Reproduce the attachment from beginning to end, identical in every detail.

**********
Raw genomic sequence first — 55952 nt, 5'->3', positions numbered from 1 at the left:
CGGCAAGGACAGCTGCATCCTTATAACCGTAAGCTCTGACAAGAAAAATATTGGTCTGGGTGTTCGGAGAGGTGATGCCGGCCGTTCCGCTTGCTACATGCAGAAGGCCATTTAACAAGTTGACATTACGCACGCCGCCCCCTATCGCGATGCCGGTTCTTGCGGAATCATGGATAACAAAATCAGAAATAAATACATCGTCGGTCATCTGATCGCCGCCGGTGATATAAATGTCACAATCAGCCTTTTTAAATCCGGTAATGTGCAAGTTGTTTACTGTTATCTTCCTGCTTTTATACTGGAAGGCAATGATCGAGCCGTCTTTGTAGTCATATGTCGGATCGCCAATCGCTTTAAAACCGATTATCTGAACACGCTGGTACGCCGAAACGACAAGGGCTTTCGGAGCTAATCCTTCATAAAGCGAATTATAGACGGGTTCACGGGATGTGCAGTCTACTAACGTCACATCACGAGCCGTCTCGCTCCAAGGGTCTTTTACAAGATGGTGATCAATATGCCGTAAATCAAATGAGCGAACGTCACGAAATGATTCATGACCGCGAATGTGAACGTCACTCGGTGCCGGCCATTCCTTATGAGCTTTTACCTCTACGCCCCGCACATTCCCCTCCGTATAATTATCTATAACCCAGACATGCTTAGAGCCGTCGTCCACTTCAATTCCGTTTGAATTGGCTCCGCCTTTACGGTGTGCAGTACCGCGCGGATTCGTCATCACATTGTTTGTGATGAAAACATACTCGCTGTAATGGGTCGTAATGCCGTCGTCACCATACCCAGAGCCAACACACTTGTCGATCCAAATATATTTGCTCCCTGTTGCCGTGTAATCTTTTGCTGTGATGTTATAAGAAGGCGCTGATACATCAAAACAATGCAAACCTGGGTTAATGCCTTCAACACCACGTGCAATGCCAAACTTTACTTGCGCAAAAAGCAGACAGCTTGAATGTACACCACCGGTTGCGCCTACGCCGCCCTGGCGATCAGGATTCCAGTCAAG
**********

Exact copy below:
Raw genomic sequence first — 55952 nt, 5'->3', positions numbered from 1 at the left:
CGGCAAGGACAGCTGCATCCTTATAACCGTAAGCTCTGACAAGAAAAATATTGGTCTGGGTGTTCGGAGAGGTGATGCCGGCCGTTCCGCTTGCTACATGCAGAAGGCCATTTAACAAGTTGACATTACGCACGCCGCCCCCTATCGCGATGCCGGTTCTTGCGGAATCATGGATAACAAAATCAGAAATAAATACATCGTCGGTCATCTGATCGCCGCCGGTGATATAAATGTCACAATCAGCCTTTTTAAATCCGGTAATGTGCAAGTTGTTTACTGTTATCTTCCTGCTTTTATACTGGAAGGCAATGATCGAGCCGTCTTTGTAGTCATATGTCGGATCGCCAATCGCTTTAAAACCGATTATCTGAACACGCTGGTACGCCGAAACGACAAGGGCTTTCGGAGCTAATCCTTCATAAAGCGAATTATAGACGGGTTCACGGGATGTGCAGTCTACTAACGTCACATCACGAGCCGTCTCGCTCCAAGGGTCTTTTACAAGATGGTGATCAATATGCCGTAAATCAAATGAGCGAACGTCACGAAATGATTCATGACCGCGAATGTGAACGTCACTCGGTGCCGGCCATTCCTTATGAGCTTTTACCTCTACGCCCCGCACATTCCCCTCCGTATAATTATCTATAACCCAGACATGCTTAGAGCCGTCGTCCACTTCAATTCCGTTTGAATTGGCTCCGCCTTTACGGTGTGCAGTACCGCGCGGATTCGTCATCACATTGTTTGTGATGAAAACATACTCGCTGTAATGGGTCGTAATGCCGTCGTCACCATACCCAGAGCCAACACACTTGTCGATCCAAATATATTTGCTCCCTGTTGCCGTGTAATCTTTTGCTGTGATGTTATAAGAAGGCGCTGATACATCAAAACAATGCAAACCTGGGTTAATGCCTTCAACACCACGTGCAATGCCAAACTTTACTTGCGCAAAAAGCAGACAGCTTGAATGTACACCACCGGTTGCGCCTACGCCGCCCTGGCGATCAGGATTCCAGTCAAG